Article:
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Buffer Management in a Multitasking Environment

IP.com Disclosure Number: IPCOM000075540D
Original Publication Date: 1971-Oct-01
Included in the Prior Art Database: 2005-Feb-24
Document File: 3 page(s) / 76K

Publishing Venue

IBM

Related People

Wescott, JL: AUTHOR

Abstract

This general buffer management scheme shown in Fig. 1 handles buffers in an input-process-output situation. Single and double buffering in varying combinations for any number of I/O devices are supported. It operates on a buffer complex defined for each device. System Support Requirements: 1) Multitasking. Basic to this buffer management scheme is a multitasking environment in which the major functions of input, processing and output are asynchronous tasks. 2) Queued Wait. The queued wait list is a control program facility, which allows event control block (ECE) elements to be chained off a queue header. Adding an element to a chain involves the two separate steps of routing the ECB to the appropriate list header and issuing the POST command to add the ECE to the list.

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Buffer Management in a Multitasking Environment

This general buffer management scheme shown in Fig. 1 handles buffers in an input-process-output situation. Single and double buffering in varying combinations for any number of I/O devices are supported. It operates on a buffer complex defined for each device. System Support Requirements: 1) Multitasking. Basic to this buffer management scheme is a multitasking environment in which the major functions of input, processing and output are asynchronous tasks. 2) Queued Wait. The queued wait list is a control program facility, which allows event control block (ECE) elements to be chained off a queue header. Adding an element to a chain involves the two separate steps of routing the ECB to the appropriate list header and issuing the POST command to add the ECE to the list. Retrieval of an ECB is accomplished by the WAITQ command which unchains the element from the specified list on first-in-first-out basis and returns the element address in a register. When the list has no elements, the requesting task is put into the wait state. 3) Basic Input/Output Control System (IOCS). An I/O control system at the basic, unqueued level is required for both input and output. I/O completion must be signaled by IOCS with a POST which is compatible with a user-issued POST. 4) Input Data Event Control Blocks (RDECB) and Output Data Event Control Blocks (WDECB) of Fig. 2 are tables which describe the I/O operation currently in process. It is posted by the IOCS component at the completion of I/O.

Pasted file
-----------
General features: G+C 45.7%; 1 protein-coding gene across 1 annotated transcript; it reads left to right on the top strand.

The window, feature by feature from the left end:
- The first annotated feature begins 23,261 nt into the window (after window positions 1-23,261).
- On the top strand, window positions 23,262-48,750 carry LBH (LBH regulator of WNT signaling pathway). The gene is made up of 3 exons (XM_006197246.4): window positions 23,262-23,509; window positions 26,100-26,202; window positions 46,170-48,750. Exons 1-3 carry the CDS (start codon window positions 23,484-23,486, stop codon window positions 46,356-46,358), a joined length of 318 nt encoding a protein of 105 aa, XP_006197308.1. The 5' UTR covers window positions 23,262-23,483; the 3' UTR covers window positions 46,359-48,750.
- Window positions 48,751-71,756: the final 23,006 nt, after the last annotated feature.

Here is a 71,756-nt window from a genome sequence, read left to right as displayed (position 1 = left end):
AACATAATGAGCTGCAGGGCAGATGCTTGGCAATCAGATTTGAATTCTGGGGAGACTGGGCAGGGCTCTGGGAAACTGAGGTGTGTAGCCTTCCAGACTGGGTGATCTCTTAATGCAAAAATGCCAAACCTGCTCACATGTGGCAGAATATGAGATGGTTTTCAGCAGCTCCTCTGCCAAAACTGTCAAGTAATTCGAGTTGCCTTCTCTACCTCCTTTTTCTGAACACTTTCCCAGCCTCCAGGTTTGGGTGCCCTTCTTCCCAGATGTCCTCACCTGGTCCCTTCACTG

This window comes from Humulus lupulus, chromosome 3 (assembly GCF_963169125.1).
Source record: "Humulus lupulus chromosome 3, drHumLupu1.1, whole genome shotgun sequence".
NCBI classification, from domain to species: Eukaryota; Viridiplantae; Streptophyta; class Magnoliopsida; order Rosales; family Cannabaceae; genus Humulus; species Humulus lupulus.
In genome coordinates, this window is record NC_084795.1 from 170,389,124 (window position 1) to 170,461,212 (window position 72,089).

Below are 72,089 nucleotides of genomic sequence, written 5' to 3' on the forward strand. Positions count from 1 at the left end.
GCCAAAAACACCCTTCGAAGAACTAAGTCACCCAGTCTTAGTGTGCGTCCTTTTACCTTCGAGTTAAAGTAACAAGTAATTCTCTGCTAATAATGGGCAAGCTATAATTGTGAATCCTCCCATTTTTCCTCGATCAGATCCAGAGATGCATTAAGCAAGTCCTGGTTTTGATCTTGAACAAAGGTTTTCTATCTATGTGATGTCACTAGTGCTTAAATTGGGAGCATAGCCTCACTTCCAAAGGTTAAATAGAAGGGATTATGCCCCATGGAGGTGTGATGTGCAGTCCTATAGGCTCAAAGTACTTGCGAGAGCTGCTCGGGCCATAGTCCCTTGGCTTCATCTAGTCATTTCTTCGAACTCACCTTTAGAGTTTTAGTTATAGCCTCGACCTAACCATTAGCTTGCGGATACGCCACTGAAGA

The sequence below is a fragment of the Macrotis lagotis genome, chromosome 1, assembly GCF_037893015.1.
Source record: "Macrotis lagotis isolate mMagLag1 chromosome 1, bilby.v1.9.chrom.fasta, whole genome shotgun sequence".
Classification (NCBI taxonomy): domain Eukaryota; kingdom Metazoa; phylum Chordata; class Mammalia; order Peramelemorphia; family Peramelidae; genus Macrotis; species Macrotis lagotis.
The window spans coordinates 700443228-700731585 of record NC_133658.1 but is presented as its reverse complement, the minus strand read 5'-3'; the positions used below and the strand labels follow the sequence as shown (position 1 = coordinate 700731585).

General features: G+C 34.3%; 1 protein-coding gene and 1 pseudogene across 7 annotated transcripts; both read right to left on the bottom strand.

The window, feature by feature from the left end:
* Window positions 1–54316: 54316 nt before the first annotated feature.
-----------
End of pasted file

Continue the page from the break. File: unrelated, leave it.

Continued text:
Program Support Requirements - Several control blocks are required to record the status of the I/O buffers. 1) Central Control Block of Fig. 3 is a table, which defines the entire I/O buffer complex for an output device. 2) Input Buffer Event Control Block (IBECB) and Output Buffer Event Control Block (OBECB) of Fig. 2 are tables which define the status and availability of each I/O buffer. They are the communication between asynchronous tasks.

Initialization Requirements - The buffer management logic is unaware of the number and configuration of I/O devices and I/O buffers to be supported. It is assumed that the necessary control blocks were generated and initialized prior to entering the I/O processing cycle. RDECB's and IBECB2's, if present, are flagged as being available to the read task. All OBECB's are flagged as being available to the processor task. WDECB's are flagged as being available to the write task. IBECB1's are posted to the read task to initiate the I/O cycle.

Read Task - The read task reads data from the input device and posts the full buffers to the processor task when I/O has successfully completed. It is driven by a queued resource list which contains IBECB's and RDECB's. An IBECB represents an empty input buffer for which I/O is to be started, and an RDECB represents completed I/O for which the full input buffer is to be posted to the processor task.

When the processor task empties an input bu...